Creditors call for Bergstein trustee

Say film exec has not provided required documentation

Creditors suing David Bergstein, Ron Tutor and companies they control including Capitol and Thinkfilm said in their latest legal filing that "the appointment of an interim trustee is needed now more than ever in order to put a stop to the gross mismanagement ... that Bergstein has perpetrated for so long."

They were responding Friday to opposition to the suit and the appointment of a trustee to take control of Bergstein's businesses filed earlier this week in a case scheduled for a hearing Tuesday in U.S. Bankruptcy Court in Los Angeles.

The new filing by the creditors says Bergstein's opposition is based on only two points -- challenging the merits of the involuntary bankruptcy petition and charging that Bergstein's former attorney Susan Tregub is guilty of improperly disclosing privileged attorney-client communications, which made the bankruptcy action possible.

The creditors say they have a legal right to file the action and call the charges against Tregub "frivolous and unfounded."

"It is unfortunate (and telling)," says the suit, "that (Bergstein and company) resort to sideshow tactics rather than offer the court some arguments -- any argument -- in response to the motion."

The creditors say Bergstein and company still hasn't shown a system to meet tax reporting obligations; a move to pay taxes withheld from employees wages; proof they have not bounced employees' paychecks; and evidence they have a proper accounting system for a multinational business.

They charge there is nothing to refute allegations that Bergstein regularly moved large sums of cash out of the companies' accounts and never properly accounted for where it went and that he gave a Las Vegas casino markers for at least $950,000 to cover gambling debts.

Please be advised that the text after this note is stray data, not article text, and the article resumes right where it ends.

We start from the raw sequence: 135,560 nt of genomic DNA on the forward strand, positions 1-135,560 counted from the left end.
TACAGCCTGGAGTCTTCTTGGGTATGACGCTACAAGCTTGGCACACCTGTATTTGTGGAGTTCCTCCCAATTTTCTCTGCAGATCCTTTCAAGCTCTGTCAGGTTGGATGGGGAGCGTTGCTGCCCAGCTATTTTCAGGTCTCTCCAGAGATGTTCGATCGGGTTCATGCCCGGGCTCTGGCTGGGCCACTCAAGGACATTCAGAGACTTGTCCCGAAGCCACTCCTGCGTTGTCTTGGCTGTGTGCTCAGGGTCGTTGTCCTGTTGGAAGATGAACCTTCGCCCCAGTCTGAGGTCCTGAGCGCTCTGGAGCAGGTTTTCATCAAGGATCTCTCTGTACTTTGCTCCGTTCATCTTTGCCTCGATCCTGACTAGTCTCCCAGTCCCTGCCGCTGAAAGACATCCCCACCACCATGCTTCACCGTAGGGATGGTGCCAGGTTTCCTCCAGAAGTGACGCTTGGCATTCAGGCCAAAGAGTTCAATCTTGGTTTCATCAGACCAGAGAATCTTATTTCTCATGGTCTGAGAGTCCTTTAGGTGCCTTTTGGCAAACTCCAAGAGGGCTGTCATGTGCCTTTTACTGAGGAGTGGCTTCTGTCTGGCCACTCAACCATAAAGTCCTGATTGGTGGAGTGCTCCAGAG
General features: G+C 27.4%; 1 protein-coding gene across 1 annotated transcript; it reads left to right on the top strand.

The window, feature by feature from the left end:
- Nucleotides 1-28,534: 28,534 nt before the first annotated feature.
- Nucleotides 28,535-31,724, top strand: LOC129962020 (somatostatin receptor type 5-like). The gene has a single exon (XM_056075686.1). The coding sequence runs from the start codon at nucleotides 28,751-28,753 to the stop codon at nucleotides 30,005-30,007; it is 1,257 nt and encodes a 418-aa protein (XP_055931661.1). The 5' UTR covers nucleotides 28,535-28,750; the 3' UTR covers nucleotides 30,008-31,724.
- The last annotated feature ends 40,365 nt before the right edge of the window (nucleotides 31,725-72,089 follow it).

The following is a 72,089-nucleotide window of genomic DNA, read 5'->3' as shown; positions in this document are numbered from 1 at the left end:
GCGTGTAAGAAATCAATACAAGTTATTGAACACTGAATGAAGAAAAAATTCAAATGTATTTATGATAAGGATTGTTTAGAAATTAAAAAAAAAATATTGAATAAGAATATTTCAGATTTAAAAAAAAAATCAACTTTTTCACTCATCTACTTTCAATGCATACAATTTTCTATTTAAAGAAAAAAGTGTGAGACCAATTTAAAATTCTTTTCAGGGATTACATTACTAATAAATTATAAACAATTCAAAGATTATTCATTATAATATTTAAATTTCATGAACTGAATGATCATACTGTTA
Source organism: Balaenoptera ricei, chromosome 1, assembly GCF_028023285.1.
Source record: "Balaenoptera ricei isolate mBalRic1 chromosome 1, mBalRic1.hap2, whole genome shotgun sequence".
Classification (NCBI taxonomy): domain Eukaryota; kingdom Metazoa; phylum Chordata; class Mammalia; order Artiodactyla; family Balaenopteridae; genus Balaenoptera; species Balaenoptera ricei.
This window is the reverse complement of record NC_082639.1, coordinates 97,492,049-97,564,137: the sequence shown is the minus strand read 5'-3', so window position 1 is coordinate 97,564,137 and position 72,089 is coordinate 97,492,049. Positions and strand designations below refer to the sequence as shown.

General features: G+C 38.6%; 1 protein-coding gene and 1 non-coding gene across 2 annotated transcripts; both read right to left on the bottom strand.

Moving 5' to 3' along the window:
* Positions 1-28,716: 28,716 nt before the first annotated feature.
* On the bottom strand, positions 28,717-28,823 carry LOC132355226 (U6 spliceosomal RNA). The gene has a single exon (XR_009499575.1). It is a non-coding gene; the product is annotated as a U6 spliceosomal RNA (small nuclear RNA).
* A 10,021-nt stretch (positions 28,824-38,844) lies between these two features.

In her declaration, Tregub says her e-mail account is private and not part of Bergstein's company systems. That means, she says, that copies of e-mails that are exhibits in the opposition to the bankruptcy were obtained improperly and possibly illegally.

Tregub says Bergstein does not deny he owes her $100,000 for legal work she provided. She says he actually owes her $200,000.

Bergstein also claims that the former CFO, COO and controller who declared that there is no proper accounting system, and that they were denied information needed to do their jobs, were kept in the dark by Bergstein because they were "disgruntled" and "incompetent."

The mere fact that these arguments were offered up "is the refuge of a party who wishes to challenge credibility but does not have a good foundation to do so."

The creditors also counter claims by Bergstein and his attorneys that they don't have enough time to respond to the various charges.

They say that the cancellation of a planned foreclosure sale of more than 800 movies was not voluntary, as Bergstein's side claims, but was required by law after the bankruptcy filing. Now, say the creditors, Bergstein wants to claim that canceling the sale makes their motion for bankruptcy "moot," but in fact they say it only proves again their contention that a trustee must be appointed quickly to preserve and protect what is left of the assets needed to satisfy millions in unpaid debts, taxes and back wages.

E-mails and calls to attorneys representing Bergstein, Tutor and the five companies who are being sued were not returned by deadline.
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